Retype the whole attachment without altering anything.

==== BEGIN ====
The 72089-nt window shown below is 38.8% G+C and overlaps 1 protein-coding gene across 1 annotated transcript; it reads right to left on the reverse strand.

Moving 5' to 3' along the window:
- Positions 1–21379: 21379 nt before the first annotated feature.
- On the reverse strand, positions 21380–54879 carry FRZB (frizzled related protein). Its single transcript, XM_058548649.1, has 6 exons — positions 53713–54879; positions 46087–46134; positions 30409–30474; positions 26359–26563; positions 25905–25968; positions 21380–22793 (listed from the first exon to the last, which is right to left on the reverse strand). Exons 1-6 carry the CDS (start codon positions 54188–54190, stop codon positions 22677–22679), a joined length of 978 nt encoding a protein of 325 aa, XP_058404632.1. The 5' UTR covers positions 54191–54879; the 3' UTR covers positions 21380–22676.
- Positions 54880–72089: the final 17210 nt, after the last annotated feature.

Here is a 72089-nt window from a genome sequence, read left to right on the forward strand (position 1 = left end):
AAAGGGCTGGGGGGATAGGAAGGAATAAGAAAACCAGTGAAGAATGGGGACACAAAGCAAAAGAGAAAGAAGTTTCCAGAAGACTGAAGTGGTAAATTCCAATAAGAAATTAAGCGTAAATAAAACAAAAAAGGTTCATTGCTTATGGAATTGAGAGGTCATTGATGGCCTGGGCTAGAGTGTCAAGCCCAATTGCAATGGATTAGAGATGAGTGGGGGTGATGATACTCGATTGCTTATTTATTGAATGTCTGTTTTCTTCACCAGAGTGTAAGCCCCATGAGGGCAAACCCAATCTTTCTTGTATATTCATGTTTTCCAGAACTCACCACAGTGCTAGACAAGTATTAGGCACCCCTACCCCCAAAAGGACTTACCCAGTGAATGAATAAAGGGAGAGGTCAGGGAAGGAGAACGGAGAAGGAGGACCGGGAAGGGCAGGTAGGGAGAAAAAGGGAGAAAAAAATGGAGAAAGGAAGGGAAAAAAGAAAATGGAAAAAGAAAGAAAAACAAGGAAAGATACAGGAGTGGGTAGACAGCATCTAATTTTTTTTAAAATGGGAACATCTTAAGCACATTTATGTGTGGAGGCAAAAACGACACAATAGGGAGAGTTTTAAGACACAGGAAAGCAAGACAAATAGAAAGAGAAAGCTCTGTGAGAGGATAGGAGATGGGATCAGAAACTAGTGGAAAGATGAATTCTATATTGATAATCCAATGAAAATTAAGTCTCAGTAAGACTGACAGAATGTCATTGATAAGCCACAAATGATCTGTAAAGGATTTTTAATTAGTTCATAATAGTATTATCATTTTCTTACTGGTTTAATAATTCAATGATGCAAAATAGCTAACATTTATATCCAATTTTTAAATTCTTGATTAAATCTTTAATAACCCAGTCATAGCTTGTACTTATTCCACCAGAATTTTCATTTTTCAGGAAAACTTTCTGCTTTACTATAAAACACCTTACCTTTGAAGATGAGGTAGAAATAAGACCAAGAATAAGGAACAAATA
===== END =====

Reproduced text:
The 72089-nt window shown below is 38.8% G+C and overlaps 1 protein-coding gene across 1 annotated transcript; it reads right to left on the reverse strand.

Moving 5' to 3' along the window:
- Positions 1–21379: 21379 nt before the first annotated feature.
- On the reverse strand, positions 21380–54879 carry FRZB (frizzled related protein). Its single transcript, XM_058548649.1, has 6 exons — positions 53713–54879; positions 46087–46134; positions 30409–30474; positions 26359–26563; positions 25905–25968; positions 21380–22793 (listed from the first exon to the last, which is right to left on the reverse strand). Exons 1-6 carry the CDS (start codon positions 54188–54190, stop codon positions 22677–22679), a joined length of 978 nt encoding a protein of 325 aa, XP_058404632.1. The 5' UTR covers positions 54191–54879; the 3' UTR covers positions 21380–22676.
- Positions 54880–72089: the final 17210 nt, after the last annotated feature.

Here is a 72089-nt window from a genome sequence, read left to right on the forward strand (position 1 = left end):
AAAGGGCTGGGGGGATAGGAAGGAATAAGAAAACCAGTGAAGAATGGGGACACAAAGCAAAAGAGAAAGAAGTTTCCAGAAGACTGAAGTGGTAAATTCCAATAAGAAATTAAGCGTAAATAAAACAAAAAAGGTTCATTGCTTATGGAATTGAGAGGTCATTGATGGCCTGGGCTAGAGTGTCAAGCCCAATTGCAATGGATTAGAGATGAGTGGGGGTGATGATACTCGATTGCTTATTTATTGAATGTCTGTTTTCTTCACCAGAGTGTAAGCCCCATGAGGGCAAACCCAATCTTTCTTGTATATTCATGTTTTCCAGAACTCACCACAGTGCTAGACAAGTATTAGGCACCCCTACCCCCAAAAGGACTTACCCAGTGAATGAATAAAGGGAGAGGTCAGGGAAGGAGAACGGAGAAGGAGGACCGGGAAGGGCAGGTAGGGAGAAAAAGGGAGAAAAAAATGGAGAAAGGAAGGGAAAAAAGAAAATGGAAAAAGAAAGAAAAACAAGGAAAGATACAGGAGTGGGTAGACAGCATCTAATTTTTTTTAAAATGGGAACATCTTAAGCACATTTATGTGTGGAGGCAAAAACGACACAATAGGGAGAGTTTTAAGACACAGGAAAGCAAGACAAATAGAAAGAGAAAGCTCTGTGAGAGGATAGGAGATGGGATCAGAAACTAGTGGAAAGATGAATTCTATATTGATAATCCAATGAAAATTAAGTCTCAGTAAGACTGACAGAATGTCATTGATAAGCCACAAATGATCTGTAAAGGATTTTTAATTAGTTCATAATAGTATTATCATTTTCTTACTGGTTTAATAATTCAATGATGCAAAATAGCTAACATTTATATCCAATTTTTAAATTCTTGATTAAATCTTTAATAACCCAGTCATAGCTTGTACTTATTCCACCAGAATTTTCATTTTTCAGGAAAACTTTCTGCTTTACTATAAAACACCTTACCTTTGAAGATGAGGTAGAAATAAGACCAAGAATAAGGAACAAATA